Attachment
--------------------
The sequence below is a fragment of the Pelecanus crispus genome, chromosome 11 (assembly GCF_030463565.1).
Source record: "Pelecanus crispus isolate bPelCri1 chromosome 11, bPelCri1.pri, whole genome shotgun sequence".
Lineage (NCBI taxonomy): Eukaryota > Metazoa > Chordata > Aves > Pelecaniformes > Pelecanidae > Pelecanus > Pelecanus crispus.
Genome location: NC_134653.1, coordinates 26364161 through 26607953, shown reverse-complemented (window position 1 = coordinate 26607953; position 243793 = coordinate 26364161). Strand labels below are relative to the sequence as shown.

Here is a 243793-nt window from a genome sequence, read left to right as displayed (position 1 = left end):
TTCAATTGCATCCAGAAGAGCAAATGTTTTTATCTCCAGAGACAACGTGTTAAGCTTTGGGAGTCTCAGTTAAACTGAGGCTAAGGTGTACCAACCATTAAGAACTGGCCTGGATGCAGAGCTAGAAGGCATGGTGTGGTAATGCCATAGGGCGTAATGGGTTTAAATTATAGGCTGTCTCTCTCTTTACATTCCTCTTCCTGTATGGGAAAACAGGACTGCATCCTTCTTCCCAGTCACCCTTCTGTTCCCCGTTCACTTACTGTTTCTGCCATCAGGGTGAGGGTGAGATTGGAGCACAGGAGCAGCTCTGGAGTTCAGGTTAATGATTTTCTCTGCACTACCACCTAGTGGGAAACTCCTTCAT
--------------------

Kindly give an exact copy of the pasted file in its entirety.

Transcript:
The sequence below is a fragment of the Pelecanus crispus genome, chromosome 11 (assembly GCF_030463565.1).
Source record: "Pelecanus crispus isolate bPelCri1 chromosome 11, bPelCri1.pri, whole genome shotgun sequence".
Lineage (NCBI taxonomy): Eukaryota > Metazoa > Chordata > Aves > Pelecaniformes > Pelecanidae > Pelecanus > Pelecanus crispus.
Genome location: NC_134653.1, coordinates 26364161 through 26607953, shown reverse-complemented (window position 1 = coordinate 26607953; position 243793 = coordinate 26364161). Strand labels below are relative to the sequence as shown.

Here is a 243793-nt window from a genome sequence, read left to right as displayed (position 1 = left end):
TTCAATTGCATCCAGAAGAGCAAATGTTTTTATCTCCAGAGACAACGTGTTAAGCTTTGGGAGTCTCAGTTAAACTGAGGCTAAGGTGTACCAACCATTAAGAACTGGCCTGGATGCAGAGCTAGAAGGCATGGTGTGGTAATGCCATAGGGCGTAATGGGTTTAAATTATAGGCTGTCTCTCTCTTTACATTCCTCTTCCTGTATGGGAAAACAGGACTGCATCCTTCTTCCCAGTCACCCTTCTGTTCCCCGTTCACTTACTGTTTCTGCCATCAGGGTGAGGGTGAGATTGGAGCACAGGAGCAGCTCTGGAGTTCAGGTTAATGATTTTCTCTGCACTACCACCTAGTGGGAAACTCCTTCAT